Son ‘wrecked’ on legal highs

Over 35 people attended the public meeting on Monday night. Pictured are members of the panel - Derek Wann, Martin Fair, Thane Lawrie and Ali Thornton.
Over 35 people attended the public meeting on Monday night. Pictured are members of the panel - Derek Wann, Martin Fair, Thane Lawrie and Ali Thornton.

Worried parents and local people voiced their concerns about so called ‘legal highs’ at a public meeting in Arbroath on Monday night.

The meeting in the CAFE Project, organised by the steering group Arbroath Against Legal Highs, saw over 30 attendees speak out over the safety of these substances.

In particular, one lady who became very emotional claimed her son is ‘wrecked’ on legal highs, leading it to affecting both his physical and mental well-being.

While another man also described a similar situation with his son, who he said also takes these substances.

The event was chaired by the Reverend Martin Fair, who has been vocal on the issue and included speakers Derek Wann from the steering group, Thane Lawrie from Angus Drugs and Alcohol Partnership and Ali Thornton from CAIR Scotland, also known locally as the Web Project.

And addressing the meeting the Reverend Fair said: “Interest and concern in this is widespread right across the whole community in Arbroath.

“A steering group was brought into being so we can address these concerns.”

The meeting was also told the group were in the process of writing to every MSP in the country about the situation in a bid to gain their support for a change in legislation.

In addition Arbroath councillor David Fairweather said he would be working with the council on the concerns surrounding legal highs.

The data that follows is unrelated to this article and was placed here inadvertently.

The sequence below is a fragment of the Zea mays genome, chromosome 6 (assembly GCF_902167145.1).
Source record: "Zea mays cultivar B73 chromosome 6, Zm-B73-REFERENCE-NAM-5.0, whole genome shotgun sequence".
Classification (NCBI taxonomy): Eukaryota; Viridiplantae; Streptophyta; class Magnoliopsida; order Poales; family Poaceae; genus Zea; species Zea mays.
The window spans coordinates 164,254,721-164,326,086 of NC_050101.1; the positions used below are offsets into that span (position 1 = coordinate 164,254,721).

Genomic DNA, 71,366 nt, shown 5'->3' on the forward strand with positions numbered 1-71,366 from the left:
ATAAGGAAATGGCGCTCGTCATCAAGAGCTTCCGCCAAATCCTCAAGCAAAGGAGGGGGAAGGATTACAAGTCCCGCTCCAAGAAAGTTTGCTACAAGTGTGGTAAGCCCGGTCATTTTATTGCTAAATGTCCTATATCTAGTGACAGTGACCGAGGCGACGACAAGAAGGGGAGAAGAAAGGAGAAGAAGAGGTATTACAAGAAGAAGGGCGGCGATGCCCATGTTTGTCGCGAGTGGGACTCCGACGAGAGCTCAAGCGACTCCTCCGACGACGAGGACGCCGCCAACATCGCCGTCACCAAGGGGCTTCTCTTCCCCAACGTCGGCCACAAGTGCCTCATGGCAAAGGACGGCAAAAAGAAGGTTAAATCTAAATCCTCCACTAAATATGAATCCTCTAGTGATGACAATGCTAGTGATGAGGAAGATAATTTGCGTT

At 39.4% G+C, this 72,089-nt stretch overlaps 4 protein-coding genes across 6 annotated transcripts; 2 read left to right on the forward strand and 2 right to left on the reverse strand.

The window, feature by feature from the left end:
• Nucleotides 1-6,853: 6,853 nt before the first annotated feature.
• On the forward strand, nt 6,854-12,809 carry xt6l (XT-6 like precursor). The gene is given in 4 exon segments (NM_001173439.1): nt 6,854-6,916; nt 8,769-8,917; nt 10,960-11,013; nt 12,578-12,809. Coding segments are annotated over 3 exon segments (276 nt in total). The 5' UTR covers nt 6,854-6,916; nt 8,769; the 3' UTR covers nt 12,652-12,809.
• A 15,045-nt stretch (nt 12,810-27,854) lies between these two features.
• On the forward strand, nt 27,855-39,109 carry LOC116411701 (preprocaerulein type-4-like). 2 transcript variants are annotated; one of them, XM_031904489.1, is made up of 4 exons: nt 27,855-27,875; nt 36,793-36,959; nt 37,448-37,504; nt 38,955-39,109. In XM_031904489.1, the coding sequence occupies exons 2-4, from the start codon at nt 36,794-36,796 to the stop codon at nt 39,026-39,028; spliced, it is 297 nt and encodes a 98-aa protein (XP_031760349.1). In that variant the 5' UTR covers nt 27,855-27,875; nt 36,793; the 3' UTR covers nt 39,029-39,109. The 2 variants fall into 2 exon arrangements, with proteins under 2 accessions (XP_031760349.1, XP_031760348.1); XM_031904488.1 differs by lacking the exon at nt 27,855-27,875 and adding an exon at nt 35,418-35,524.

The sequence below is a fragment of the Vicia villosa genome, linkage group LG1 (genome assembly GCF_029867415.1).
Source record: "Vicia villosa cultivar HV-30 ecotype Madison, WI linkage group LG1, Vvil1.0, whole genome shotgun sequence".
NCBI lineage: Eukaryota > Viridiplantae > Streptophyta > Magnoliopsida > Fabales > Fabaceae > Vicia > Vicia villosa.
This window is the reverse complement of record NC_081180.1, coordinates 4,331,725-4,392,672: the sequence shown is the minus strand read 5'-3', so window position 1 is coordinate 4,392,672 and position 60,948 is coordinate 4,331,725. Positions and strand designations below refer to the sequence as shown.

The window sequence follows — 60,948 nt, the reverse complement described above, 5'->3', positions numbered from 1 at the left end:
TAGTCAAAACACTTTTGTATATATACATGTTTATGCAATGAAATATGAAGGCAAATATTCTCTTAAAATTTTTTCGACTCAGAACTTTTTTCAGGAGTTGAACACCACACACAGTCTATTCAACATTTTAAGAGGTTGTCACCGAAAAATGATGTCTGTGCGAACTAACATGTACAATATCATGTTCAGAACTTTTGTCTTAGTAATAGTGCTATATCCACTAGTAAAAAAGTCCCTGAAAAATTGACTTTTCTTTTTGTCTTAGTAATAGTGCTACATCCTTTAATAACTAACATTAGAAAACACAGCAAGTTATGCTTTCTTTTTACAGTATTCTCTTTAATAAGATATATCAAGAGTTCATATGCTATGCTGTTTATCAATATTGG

He told the meeting: “I will be putting a motion forward at the next full council meeting, which could give the opportunity for our chief executive to write to the Westminster and Scottish governments about prohibiting the sale of these substances.

“And hopefully that will be a start and a help.”

Another point that was raised by many parents attending the meeting, was the lack of information, especially from schools.

And it was suggested that more education for both young people and their parents might be the way forward.

And in response to this idea, the Angus Alcohol and Drugs Partnership said they are working hard to raise awareness of the effects and danger of legal highs.

Susan Wilson, partnership chair, said: “The partnership is aware of the concern within local communities about the availability and use of psychoactive substances, or legal highs as they are known.

“In response to these concerns, we are supporting a number of projects to give information and advice to all sections of the community, including education professionals, parents and young people.”

Among the events which have taken place are awareness raising sessions at local schools, with teachers and parents invited along to learn about the dangers of legal highs.

Those attending the events are given factual information to help them recognise the signs and difficulties that young people may encounter through the use of alcohol and/or legal highs.

If you are worried about this, contact the Web Project on 01307 460101.